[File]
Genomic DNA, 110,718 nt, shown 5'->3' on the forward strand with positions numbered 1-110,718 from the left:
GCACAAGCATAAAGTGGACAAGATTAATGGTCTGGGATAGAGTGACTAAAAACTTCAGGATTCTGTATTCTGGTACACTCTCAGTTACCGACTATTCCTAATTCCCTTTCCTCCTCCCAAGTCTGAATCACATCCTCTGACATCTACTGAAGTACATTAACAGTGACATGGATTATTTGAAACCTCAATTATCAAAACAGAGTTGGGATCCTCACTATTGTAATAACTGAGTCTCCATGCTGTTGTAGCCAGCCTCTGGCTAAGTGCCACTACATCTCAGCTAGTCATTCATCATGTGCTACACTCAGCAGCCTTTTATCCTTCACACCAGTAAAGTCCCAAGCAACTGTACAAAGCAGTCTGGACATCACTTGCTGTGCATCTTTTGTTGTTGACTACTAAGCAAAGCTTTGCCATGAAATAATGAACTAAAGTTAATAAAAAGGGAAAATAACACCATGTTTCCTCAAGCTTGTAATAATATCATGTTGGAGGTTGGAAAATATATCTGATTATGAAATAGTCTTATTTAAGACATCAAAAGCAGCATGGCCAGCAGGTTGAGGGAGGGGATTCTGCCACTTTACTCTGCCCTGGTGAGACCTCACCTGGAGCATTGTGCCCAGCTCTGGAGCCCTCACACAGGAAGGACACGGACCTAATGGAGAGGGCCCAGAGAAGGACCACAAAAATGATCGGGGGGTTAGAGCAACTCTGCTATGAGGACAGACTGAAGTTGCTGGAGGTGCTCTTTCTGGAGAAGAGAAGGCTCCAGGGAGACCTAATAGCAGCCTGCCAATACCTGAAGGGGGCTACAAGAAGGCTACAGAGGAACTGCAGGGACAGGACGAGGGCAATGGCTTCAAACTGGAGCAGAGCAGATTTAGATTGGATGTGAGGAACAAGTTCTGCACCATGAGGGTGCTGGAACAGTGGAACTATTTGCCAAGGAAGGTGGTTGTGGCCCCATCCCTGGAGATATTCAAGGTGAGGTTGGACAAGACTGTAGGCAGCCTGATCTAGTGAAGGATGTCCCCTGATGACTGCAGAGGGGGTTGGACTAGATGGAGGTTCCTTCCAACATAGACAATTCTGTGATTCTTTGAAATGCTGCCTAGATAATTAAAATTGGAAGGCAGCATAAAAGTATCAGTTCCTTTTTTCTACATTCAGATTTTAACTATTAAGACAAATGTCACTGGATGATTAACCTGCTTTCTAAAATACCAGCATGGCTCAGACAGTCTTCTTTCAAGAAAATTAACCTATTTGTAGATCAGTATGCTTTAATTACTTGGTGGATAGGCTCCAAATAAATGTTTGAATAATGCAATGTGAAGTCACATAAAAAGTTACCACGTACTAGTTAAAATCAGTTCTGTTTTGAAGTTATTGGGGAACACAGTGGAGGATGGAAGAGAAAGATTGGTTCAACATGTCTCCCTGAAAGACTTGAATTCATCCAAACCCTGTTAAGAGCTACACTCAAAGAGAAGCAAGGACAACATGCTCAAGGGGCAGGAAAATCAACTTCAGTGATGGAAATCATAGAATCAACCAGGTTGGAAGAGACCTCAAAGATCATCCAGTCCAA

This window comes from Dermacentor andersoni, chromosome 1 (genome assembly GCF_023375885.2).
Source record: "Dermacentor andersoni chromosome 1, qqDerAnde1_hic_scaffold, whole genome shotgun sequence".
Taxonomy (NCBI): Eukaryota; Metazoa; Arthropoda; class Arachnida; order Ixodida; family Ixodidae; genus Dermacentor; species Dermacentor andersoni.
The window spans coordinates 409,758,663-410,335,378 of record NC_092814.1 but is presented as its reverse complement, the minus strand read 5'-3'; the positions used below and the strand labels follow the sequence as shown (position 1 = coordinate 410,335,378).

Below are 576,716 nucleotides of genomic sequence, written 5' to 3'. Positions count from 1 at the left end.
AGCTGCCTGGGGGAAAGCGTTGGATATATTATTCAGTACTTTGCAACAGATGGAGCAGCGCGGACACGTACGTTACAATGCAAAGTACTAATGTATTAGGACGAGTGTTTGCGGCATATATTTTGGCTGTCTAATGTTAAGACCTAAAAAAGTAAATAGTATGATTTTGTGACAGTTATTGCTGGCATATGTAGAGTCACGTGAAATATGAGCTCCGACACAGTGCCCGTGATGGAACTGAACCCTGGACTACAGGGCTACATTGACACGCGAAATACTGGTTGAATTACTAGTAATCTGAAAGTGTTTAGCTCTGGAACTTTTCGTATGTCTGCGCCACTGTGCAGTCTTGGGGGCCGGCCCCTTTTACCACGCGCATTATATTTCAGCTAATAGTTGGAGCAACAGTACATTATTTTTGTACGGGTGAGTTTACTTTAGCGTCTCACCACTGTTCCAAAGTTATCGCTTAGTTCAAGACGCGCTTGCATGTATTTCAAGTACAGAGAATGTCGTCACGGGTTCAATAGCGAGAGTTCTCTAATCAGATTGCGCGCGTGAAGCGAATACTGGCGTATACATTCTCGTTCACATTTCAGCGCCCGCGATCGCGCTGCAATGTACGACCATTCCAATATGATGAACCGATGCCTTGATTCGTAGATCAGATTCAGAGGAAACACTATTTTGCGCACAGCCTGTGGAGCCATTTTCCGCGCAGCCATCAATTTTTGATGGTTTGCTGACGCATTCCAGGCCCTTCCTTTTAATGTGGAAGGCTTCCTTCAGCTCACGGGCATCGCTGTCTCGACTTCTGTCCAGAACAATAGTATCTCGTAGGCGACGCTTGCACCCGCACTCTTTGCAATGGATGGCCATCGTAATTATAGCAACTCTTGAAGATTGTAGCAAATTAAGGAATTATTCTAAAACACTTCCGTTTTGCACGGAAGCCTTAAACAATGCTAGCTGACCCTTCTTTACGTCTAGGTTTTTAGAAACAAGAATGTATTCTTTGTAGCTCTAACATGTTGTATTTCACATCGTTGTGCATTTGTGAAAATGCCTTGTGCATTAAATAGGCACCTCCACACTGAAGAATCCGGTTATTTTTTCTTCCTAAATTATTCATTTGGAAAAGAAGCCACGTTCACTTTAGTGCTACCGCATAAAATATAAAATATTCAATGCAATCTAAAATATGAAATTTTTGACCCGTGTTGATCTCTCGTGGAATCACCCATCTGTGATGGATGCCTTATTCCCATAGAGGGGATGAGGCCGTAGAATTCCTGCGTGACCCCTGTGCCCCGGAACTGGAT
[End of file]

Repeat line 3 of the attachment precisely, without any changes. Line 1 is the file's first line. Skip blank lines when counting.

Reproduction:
This window comes from Dermacentor andersoni, chromosome 1 (genome assembly GCF_023375885.2).